Spotify Protip: Since I’ve been on and off tracking my use of Spotify (following the demise of the Rdio service), here’s a Spotify protip. If you’re having issues with the offline sync (which lets you store tracks or albums on a device, as I do on my iPod Touch, which is the primary way I use Spotify), the issue may be that you have too many devices associated with your account. I had four. Once I reduced it to three everything worked fine.

This first appeared, in slightly different form, in the April 19, 2016 (it went out a day late), edition of the free Disquiet “This Week in Sound” email newsletter: tinyletter.com/disquiet.

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“Midnight Frames”

This is me learning about iOS apps by reworking audio recorded at midnight

This is a minute of sound recorded just past midnight and then subsequently reworked digitally:

The audio plays on three separate channels, the source tracks slightly out of sync, each channel being muted at random, with a little live, real-time human interaction on my part to nudge the listenability and sense of overall composition. That is, “human interaction” distinct from the human interaction involved in the process of setting up the whole random-mute system.

It’s an experiment in making something just using the iPad. The mixer is the iOS app AUM and the mute is being triggered in an iPad app called Xynthesizr. There is a bit of effects being implemented on the three channels. One is being lent an echoing depth, thanks to the Dahlia Delay app. One is getting lightly distorted, thanks to the Saffron Saturator app. And one is being lightly tweaked with some filters internal to the AUM app.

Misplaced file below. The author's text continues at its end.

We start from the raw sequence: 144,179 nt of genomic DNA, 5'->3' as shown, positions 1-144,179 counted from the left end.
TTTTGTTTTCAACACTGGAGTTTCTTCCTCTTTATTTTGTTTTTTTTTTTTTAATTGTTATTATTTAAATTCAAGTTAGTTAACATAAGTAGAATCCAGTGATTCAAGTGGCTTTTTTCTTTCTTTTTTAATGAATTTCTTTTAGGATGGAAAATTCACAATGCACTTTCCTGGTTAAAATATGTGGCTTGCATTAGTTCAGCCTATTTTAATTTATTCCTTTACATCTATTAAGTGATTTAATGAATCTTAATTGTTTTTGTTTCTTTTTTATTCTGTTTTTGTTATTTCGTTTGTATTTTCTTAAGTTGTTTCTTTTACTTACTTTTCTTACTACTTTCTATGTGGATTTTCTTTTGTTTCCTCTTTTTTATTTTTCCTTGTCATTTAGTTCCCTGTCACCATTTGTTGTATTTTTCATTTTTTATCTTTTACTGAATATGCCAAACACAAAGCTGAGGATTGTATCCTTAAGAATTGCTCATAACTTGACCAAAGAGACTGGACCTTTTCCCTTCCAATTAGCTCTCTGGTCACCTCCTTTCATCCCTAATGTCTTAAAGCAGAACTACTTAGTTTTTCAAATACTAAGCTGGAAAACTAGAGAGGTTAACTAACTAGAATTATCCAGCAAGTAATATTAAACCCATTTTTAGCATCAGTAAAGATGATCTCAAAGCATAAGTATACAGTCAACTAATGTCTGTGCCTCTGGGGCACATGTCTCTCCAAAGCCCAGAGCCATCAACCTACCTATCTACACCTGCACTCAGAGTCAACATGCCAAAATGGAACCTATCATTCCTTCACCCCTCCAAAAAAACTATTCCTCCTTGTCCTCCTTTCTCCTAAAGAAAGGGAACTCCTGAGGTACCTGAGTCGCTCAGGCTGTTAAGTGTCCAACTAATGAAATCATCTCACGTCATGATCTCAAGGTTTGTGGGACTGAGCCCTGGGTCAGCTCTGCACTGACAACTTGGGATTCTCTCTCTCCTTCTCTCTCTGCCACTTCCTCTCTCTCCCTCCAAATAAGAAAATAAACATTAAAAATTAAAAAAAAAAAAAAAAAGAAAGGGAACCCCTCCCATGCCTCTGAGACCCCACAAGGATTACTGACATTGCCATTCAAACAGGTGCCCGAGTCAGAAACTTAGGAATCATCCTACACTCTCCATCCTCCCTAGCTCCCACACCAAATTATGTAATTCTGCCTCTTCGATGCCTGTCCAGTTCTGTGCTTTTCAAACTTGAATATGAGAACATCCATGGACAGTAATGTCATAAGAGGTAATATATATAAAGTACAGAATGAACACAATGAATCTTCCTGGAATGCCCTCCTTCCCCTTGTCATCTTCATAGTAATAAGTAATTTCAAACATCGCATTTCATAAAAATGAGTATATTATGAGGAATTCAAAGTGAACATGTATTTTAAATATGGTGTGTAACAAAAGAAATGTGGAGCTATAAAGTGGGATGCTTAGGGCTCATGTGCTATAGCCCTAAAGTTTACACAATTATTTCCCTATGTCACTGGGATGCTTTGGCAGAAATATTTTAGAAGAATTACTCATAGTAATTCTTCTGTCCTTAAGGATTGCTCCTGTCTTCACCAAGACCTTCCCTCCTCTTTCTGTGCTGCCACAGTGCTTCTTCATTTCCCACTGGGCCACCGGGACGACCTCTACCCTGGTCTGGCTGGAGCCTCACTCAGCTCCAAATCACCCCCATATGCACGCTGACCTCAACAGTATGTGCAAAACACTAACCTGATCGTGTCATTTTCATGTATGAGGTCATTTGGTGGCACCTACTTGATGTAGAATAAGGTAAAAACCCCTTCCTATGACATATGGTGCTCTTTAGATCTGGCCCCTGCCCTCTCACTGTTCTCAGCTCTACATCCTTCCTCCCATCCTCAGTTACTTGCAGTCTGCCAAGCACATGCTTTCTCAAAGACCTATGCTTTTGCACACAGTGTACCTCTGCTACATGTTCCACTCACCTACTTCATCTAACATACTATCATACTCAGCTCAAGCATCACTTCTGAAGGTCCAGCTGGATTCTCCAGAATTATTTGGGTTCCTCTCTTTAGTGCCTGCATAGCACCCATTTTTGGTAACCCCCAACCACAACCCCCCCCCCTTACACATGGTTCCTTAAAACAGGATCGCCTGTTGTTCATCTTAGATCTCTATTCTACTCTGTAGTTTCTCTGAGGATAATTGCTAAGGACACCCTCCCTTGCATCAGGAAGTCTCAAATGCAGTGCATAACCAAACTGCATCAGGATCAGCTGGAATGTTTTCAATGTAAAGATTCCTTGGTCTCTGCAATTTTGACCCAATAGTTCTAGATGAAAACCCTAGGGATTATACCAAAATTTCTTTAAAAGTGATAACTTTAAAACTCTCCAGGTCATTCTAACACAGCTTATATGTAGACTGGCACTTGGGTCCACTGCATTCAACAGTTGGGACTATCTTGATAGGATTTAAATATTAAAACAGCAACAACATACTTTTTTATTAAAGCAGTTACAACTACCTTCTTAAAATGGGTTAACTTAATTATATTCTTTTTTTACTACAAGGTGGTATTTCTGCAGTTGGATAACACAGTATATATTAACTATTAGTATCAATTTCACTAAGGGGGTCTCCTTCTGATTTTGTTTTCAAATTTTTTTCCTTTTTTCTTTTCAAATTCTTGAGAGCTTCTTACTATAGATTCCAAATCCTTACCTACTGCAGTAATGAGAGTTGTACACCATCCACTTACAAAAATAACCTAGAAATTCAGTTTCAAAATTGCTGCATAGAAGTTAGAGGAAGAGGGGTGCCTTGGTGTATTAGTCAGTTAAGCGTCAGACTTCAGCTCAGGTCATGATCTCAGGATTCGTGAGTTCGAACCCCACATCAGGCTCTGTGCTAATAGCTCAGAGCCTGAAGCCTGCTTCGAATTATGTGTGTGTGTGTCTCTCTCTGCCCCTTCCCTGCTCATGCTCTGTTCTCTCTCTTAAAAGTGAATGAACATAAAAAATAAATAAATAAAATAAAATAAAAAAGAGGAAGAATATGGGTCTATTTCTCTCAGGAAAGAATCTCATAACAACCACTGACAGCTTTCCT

I have a lot to learn about all these apps. This began as me trying to get the AUM muting triggered by the Fugue Machine app, but that inter-app functionality evaded me for more than one channel. The Xynthesizr worked fairly smoothly, largely because someone introduced me to the MIDI Wrench app, which let me figure out the note values of what’s being emitted by Xynthesizr, so I could assign them directly to be interpreted as on/off signals by AUM. All of which said, I’m still fumbling about with the tools, finding my way. The image accompanying this track is a screenshot of the AUM app with the three channels in view:

File Apr 20, 9 27 53 AM

This is a reworking of a single minute of audio recorded by Forelight. The original track is titled “Midnight {disquiet0160-oneminutepastmidnight}.” It was part of the 160th weekly Disquiet Junto project. That 160th project was the first in an ongoing series, collectively titled One Minute Past Midnight, that explore nocturnal ambience.

The original source track by Forelight is at soundcloud.com/forelight.

More on the One Minute Past Midnight series here: oneminutepastmidnight.com.

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The App Developer Prepares a Performance

Chris Carlson plays inside the guitar

Chris Carlson has a performance coming up. This is of note because Carlson is the developer of an iOS app called Borderlands Granular. Carlson’s app allows for a gestural, elegant, detailed exploration of the sounds within sounds. He has posted pre-performance test runs of his approach (the track’s title is “Pigment Library”), which in this case involves guitar chords as the source audio. The result is at times more orchestral than it is rock, more the jubilant yet anxious chaos of strings tuning up than the strumming, however fierce, of a six-string. You can hear moments of guitar-like presence, like the touching of fingers to taut metal, the bending of the wires. But more often than not Carlson is deep inside the guitar, the cloud-like structures of his Borderlands app unfolding the source material, laying bare and layering its inherent textures.

Below is an image of what a Borderlands looks like in action:

Screen Shot 2016-04-18 at 10.33.33 PM

Track originally posted at soundcloud.com/cloudveins. More from Carlson at cloudveins.bandcamp.com, modulationindex.com, and borderlands-granular.com.